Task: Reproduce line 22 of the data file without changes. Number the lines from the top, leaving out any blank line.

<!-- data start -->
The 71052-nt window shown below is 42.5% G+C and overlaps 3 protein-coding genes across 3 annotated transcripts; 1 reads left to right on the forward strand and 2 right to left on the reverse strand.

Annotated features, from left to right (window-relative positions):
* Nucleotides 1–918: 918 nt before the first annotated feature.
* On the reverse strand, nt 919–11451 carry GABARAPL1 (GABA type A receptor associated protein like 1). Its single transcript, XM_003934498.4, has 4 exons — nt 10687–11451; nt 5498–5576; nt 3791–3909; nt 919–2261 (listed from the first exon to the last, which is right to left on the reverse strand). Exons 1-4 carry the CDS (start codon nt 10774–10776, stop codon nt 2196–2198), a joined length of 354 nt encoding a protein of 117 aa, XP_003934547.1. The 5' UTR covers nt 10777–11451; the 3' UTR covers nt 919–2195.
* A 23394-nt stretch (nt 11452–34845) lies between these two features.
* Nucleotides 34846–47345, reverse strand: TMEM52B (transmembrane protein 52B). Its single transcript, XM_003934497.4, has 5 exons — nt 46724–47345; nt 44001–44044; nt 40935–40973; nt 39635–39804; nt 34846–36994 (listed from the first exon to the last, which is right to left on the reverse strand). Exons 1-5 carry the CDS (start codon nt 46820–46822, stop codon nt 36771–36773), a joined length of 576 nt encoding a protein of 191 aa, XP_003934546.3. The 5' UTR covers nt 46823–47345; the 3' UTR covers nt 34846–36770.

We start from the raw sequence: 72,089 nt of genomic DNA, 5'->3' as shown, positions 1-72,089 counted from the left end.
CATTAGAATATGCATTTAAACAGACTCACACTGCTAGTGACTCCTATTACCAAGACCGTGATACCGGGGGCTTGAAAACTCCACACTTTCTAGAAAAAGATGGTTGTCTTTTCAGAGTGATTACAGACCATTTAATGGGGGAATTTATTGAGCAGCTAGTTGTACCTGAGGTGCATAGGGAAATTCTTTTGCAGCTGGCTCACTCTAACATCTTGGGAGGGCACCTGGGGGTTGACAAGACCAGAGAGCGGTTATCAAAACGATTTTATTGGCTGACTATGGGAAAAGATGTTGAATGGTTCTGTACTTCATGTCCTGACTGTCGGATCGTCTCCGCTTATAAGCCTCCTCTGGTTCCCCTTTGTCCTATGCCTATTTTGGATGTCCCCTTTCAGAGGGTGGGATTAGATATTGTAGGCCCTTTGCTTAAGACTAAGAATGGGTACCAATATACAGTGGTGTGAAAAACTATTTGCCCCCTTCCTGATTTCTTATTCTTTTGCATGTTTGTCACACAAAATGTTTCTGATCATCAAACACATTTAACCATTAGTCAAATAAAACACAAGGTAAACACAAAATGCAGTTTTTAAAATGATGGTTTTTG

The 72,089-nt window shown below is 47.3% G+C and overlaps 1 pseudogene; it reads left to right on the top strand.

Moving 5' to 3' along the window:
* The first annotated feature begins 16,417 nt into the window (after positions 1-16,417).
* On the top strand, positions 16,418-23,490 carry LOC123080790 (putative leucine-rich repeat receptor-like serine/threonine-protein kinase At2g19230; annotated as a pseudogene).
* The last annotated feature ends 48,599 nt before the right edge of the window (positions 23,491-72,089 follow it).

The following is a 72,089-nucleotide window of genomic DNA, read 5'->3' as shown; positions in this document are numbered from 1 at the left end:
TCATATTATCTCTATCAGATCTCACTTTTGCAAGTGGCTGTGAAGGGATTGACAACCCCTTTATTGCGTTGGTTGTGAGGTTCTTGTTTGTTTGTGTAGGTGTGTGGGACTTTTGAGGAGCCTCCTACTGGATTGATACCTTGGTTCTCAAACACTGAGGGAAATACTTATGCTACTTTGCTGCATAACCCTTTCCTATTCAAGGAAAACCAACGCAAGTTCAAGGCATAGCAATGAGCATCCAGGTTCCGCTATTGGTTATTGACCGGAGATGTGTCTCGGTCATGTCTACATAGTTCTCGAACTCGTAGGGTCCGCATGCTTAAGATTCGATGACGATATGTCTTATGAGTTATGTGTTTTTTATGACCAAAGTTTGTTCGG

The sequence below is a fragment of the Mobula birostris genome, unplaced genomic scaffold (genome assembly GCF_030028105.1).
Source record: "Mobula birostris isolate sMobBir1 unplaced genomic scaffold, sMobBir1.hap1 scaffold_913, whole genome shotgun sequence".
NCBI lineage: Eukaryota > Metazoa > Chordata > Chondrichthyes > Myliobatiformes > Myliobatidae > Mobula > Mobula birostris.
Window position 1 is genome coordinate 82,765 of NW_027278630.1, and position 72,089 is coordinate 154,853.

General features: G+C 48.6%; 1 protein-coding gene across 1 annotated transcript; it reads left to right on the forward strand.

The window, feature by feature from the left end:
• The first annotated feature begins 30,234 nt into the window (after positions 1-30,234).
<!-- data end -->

• The first annotated feature begins 30,234 nt into the window (after positions 1-30,234).